The radius of the shell is (the distance from the -axis), and the height of the shell is the distance from the top curve to the bottom curve: . The thickness of the shell is . Recalling that the surface area of a cylinder is , it follows that the volume element is just the surface area multiplied by the thickness :

A little algebra shows that the intersections occur at and , so the volume is

## Washers

When the area element is perpendicular to the axis of rotation, the volume element is a washer. So when the area element is a horizontal rectangle (as in a region bounded by horizontal parabolas) and the axis of revolution is vertical, the region traced out by the rectangle is a washer:

A washer is just an annulus (a circle with a circle cut out of it) which has been thickened. The volume of the washer is the area of the annulus times the thickness of the washer. The area of the annulus is , where is the radius of the outer circle and is the radius of the inner circle. The thickness of the washer is or (depending on the orientation of the washer. Thus, the volume element when using washers is

**Example**

Given the region bounded by and , find the volume of the solid resulting from revolving the region about the -axis.

As in the previous example, the optimal area element is a vertical rectangle. A vertical rectangle revolved about a horizontal axis results in a washer:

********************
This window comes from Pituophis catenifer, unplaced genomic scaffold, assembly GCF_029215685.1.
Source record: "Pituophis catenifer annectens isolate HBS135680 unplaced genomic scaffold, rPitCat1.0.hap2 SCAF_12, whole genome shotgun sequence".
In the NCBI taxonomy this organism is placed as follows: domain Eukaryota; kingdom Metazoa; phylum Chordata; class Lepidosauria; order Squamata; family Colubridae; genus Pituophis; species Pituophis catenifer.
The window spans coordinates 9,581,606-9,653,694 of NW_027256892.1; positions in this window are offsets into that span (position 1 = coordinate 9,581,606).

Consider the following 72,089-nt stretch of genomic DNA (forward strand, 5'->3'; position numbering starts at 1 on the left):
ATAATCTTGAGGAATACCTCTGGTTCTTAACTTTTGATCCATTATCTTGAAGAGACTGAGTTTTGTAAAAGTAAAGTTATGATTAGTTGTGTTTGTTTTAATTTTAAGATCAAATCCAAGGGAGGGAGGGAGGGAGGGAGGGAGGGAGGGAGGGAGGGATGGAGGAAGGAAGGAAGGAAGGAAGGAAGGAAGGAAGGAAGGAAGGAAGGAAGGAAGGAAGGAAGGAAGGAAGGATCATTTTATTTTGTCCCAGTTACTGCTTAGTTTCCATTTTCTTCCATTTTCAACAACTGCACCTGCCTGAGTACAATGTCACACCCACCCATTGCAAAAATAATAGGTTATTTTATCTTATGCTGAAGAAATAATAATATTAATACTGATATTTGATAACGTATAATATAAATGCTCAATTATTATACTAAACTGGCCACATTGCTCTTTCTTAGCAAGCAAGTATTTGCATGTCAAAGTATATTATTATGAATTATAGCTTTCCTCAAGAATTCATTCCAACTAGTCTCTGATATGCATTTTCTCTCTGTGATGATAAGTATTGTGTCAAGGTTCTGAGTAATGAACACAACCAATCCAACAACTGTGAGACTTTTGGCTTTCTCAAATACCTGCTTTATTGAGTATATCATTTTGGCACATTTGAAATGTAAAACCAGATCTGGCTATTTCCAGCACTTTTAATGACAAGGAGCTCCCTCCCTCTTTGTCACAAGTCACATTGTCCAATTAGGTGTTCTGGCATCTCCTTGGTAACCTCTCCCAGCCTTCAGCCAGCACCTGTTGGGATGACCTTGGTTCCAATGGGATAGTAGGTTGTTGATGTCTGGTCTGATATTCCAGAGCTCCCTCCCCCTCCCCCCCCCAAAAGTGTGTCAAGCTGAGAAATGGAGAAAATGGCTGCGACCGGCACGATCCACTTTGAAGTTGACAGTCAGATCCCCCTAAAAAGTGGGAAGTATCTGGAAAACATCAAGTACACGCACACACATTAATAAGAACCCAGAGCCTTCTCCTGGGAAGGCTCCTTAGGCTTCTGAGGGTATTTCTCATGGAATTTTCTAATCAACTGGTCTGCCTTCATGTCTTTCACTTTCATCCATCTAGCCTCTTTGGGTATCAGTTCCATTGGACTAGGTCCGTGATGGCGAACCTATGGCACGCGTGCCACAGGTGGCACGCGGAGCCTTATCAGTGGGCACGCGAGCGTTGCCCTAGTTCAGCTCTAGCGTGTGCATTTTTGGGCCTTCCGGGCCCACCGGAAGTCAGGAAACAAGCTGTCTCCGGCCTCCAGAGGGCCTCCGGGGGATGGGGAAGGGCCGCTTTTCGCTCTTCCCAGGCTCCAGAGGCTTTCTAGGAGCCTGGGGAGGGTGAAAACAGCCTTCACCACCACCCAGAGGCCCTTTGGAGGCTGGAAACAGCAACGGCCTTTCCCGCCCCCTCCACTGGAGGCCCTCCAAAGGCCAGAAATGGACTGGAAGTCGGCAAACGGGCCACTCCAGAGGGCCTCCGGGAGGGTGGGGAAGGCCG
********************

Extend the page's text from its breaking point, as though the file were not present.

The outer radius is the upper curve: , and the inner radius is the inner curve: . The thickness of the washer is , and so

As in the last example, the intersections are at and , so

## Additional Examples

**Example**

Find the volume of a doughnut formed by rotating a disc of radius about the y-axis. Let the radius of the doughnut be , as shown in this cutaway:

Use a vertical area element (which leads to a cylindrical shell).

First, suppose we use a vertical area element. Since we are rotating about a vertical axis, the area element and axis of rotation are parallel, and so the resulting volume element is a cylindrical shell. Let be the distance of the area element (the rectangle) from the y-axis. This also happens to be the radius of the cylindrical shell:

The equation of the circle is

and solving for gives

Therefore, the height of the area element (and hence the height of the cylindrical shell) is